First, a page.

Biocomposites' Collaboration wins Nightingale Prize
Posted in November 2005
A collaboration between the research team at Biocomposites, and Keele University Institute of Science and Technology in Medicine (ISTM), has won the 2005 Nightingale Prize for the best scientific paper, awarded by the Institute of Physics and Engineering in Medicine (IPEM).
The prize was accepted by the Keele scientist, Dr. Yang, at a ceremony in September 2005. Co-Author John Cooper, Technical Research Director, is based at Biocomposites Ltd, Keele Science Park.
Biocomposites, who engineers synthetic, calcium based, composite surgical implants and bone graft materials, to treat fractures, bone disease and sports injuries, is located in state of the art facilities at the prestigious Keele Science and Business park in Staffordshire, UK.
Biocomposites’ research team continues to build on this reputation for cutting edge technology by developing scaffolds to grow cartilage and bone with the objective of growing a human knee. ISTM is a hospital based international leading research centre with a focus on tissue engineering and regeneration medicine.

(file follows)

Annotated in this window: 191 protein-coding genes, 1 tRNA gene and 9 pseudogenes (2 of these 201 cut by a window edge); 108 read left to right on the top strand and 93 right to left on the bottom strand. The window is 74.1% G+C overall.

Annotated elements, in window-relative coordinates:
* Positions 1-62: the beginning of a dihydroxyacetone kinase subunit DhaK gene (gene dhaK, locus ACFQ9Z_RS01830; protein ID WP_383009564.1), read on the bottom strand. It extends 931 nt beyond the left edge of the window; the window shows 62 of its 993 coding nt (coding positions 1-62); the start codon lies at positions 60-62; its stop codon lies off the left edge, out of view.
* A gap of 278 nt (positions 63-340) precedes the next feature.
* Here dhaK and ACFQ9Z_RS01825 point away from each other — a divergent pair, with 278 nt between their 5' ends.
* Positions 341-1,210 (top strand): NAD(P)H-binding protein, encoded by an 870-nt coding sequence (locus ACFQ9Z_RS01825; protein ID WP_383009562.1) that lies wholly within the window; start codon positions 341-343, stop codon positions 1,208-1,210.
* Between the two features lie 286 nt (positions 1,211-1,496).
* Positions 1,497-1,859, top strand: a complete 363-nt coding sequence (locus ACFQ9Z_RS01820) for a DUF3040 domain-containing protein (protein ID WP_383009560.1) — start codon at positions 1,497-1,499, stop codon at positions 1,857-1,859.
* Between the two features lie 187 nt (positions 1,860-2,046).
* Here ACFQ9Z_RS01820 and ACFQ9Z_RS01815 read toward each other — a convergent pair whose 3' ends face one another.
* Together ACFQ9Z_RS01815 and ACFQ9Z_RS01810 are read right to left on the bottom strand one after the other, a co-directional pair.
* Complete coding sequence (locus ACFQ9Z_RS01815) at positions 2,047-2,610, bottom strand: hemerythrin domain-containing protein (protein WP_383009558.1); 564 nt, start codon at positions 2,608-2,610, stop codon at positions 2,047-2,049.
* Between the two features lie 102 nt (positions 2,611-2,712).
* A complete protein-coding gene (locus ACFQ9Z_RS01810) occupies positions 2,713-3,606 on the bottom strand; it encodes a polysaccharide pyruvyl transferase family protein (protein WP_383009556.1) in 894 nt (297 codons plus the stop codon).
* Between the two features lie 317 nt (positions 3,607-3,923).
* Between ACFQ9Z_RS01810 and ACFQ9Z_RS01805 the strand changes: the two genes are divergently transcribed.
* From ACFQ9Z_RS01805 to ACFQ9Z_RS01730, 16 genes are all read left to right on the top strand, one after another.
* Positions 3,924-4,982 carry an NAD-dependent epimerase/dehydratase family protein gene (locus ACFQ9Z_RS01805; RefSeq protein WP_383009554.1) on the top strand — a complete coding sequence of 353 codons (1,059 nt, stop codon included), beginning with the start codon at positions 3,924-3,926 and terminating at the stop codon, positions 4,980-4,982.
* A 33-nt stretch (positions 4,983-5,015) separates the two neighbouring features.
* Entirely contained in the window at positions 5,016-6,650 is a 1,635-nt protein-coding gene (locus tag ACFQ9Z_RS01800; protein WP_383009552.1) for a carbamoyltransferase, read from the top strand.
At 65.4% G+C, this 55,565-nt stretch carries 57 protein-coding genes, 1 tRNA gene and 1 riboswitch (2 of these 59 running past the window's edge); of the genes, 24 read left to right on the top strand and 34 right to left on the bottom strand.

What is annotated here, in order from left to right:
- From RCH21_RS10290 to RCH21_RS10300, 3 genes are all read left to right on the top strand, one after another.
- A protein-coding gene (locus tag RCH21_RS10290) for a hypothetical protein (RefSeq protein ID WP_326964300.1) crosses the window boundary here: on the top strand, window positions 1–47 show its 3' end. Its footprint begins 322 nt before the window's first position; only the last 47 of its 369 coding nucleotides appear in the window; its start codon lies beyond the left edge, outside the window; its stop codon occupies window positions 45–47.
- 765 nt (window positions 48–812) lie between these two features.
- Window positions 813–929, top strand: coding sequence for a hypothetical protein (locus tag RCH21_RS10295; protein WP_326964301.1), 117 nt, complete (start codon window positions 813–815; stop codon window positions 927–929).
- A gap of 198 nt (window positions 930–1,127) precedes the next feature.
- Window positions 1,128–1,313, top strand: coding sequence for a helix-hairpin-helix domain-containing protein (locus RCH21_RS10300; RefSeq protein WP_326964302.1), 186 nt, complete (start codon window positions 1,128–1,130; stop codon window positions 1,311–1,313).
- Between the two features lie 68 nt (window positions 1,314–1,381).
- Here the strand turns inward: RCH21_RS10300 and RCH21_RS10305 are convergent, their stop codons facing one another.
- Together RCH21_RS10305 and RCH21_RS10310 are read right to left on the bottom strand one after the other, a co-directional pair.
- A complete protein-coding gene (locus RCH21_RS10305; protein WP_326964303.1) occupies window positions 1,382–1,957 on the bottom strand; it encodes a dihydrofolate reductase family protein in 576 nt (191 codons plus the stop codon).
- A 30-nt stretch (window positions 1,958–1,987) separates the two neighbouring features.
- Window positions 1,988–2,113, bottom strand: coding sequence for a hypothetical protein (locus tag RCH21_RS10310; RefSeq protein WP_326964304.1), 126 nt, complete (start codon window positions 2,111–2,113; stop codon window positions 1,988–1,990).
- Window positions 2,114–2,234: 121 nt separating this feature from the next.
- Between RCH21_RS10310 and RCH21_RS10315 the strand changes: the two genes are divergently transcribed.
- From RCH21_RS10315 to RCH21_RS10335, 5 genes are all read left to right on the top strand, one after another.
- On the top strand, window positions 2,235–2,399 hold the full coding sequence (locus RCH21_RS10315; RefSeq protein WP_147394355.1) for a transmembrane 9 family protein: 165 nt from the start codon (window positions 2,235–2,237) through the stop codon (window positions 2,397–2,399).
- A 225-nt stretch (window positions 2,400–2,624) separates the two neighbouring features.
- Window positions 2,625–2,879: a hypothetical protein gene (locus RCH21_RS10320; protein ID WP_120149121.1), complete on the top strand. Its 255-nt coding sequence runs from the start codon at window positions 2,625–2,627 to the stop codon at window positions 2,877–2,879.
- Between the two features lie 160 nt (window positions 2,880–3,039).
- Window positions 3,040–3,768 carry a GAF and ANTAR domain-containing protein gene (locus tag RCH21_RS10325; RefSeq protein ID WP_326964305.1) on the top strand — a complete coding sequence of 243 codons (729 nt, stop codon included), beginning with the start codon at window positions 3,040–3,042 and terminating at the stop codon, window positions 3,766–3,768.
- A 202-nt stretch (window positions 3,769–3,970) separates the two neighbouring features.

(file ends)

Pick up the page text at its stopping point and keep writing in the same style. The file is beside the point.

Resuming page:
James B Richardson, Professor of orthopaedics at RJAH / ISTM commented “Osteoarthritis is a significant and increasing problem in an ageing population. Joint replacement surgery is currently the main option for worn-out joints. As patients are living longer and their expectation is to remain active as they age, the prospect is that a number of revision operations will be required later in life. The ideal situation would be to replace the worn-out joint with a new articulating surface, which consists of cartilage attached to the sub-chondral bone. Our pioneering clinical work with autologous chondrocyte implantation (ACI) and osteoblast culture puts us in a strong position. Combining these technologies with suitable scaffolds and culture techniques will make it possible to grow a new articulating surface for the patient within the foreseeable future.”